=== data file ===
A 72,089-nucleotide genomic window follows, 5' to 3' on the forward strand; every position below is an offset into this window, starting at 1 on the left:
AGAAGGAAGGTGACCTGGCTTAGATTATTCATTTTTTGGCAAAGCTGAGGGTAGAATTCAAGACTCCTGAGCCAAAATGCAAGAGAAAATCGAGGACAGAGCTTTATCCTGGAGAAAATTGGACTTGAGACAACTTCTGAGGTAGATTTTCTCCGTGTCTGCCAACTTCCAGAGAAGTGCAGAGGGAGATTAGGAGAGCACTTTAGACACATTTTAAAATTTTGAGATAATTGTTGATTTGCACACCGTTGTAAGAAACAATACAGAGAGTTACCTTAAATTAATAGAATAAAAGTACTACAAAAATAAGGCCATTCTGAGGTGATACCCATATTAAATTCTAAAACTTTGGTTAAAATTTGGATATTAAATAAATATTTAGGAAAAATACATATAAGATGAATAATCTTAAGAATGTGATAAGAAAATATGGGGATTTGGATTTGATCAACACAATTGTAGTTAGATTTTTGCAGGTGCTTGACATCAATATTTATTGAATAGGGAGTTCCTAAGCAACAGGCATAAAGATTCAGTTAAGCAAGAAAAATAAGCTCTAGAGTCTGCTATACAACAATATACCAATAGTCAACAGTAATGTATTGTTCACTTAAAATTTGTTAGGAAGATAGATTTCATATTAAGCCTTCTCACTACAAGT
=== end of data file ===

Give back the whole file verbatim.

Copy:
A 72,089-nucleotide genomic window follows, 5' to 3' on the forward strand; every position below is an offset into this window, starting at 1 on the left:
AGAAGGAAGGTGACCTGGCTTAGATTATTCATTTTTTGGCAAAGCTGAGGGTAGAATTCAAGACTCCTGAGCCAAAATGCAAGAGAAAATCGAGGACAGAGCTTTATCCTGGAGAAAATTGGACTTGAGACAACTTCTGAGGTAGATTTTCTCCGTGTCTGCCAACTTCCAGAGAAGTGCAGAGGGAGATTAGGAGAGCACTTTAGACACATTTTAAAATTTTGAGATAATTGTTGATTTGCACACCGTTGTAAGAAACAATACAGAGAGTTACCTTAAATTAATAGAATAAAAGTACTACAAAAATAAGGCCATTCTGAGGTGATACCCATATTAAATTCTAAAACTTTGGTTAAAATTTGGATATTAAATAAATATTTAGGAAAAATACATATAAGATGAATAATCTTAAGAATGTGATAAGAAAATATGGGGATTTGGATTTGATCAACACAATTGTAGTTAGATTTTTGCAGGTGCTTGACATCAATATTTATTGAATAGGGAGTTCCTAAGCAACAGGCATAAAGATTCAGTTAAGCAAGAAAAATAAGCTCTAGAGTCTGCTATACAACAATATACCAATAGTCAACAGTAATGTATTGTTCACTTAAAATTTGTTAGGAAGATAGATTTCATATTAAGCCTTCTCACTACAAGT